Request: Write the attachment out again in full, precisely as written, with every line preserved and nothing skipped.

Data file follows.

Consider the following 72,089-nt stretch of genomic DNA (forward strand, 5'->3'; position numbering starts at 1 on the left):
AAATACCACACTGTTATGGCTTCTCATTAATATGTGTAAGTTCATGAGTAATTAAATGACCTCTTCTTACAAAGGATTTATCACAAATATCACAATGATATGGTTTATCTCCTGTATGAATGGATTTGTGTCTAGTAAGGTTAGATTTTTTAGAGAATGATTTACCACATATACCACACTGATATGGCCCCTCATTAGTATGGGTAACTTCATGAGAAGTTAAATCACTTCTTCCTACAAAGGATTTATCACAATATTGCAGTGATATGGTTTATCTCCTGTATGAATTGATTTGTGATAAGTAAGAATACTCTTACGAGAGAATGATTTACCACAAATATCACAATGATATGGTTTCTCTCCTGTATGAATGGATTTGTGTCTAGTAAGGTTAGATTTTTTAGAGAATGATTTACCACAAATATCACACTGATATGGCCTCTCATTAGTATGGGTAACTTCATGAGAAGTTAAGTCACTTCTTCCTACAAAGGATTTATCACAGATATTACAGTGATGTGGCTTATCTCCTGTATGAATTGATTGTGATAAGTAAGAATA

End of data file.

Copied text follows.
Consider the following 72,089-nt stretch of genomic DNA (forward strand, 5'->3'; position numbering starts at 1 on the left):
AAATACCACACTGTTATGGCTTCTCATTAATATGTGTAAGTTCATGAGTAATTAAATGACCTCTTCTTACAAAGGATTTATCACAAATATCACAATGATATGGTTTATCTCCTGTATGAATGGATTTGTGTCTAGTAAGGTTAGATTTTTTAGAGAATGATTTACCACATATACCACACTGATATGGCCCCTCATTAGTATGGGTAACTTCATGAGAAGTTAAATCACTTCTTCCTACAAAGGATTTATCACAATATTGCAGTGATATGGTTTATCTCCTGTATGAATTGATTTGTGATAAGTAAGAATACTCTTACGAGAGAATGATTTACCACAAATATCACAATGATATGGTTTCTCTCCTGTATGAATGGATTTGTGTCTAGTAAGGTTAGATTTTTTAGAGAATGATTTACCACAAATATCACACTGATATGGCCTCTCATTAGTATGGGTAACTTCATGAGAAGTTAAGTCACTTCTTCCTACAAAGGATTTATCACAGATATTACAGTGATGTGGCTTATCTCCTGTATGAATTGATTGTGATAAGTAAGAATA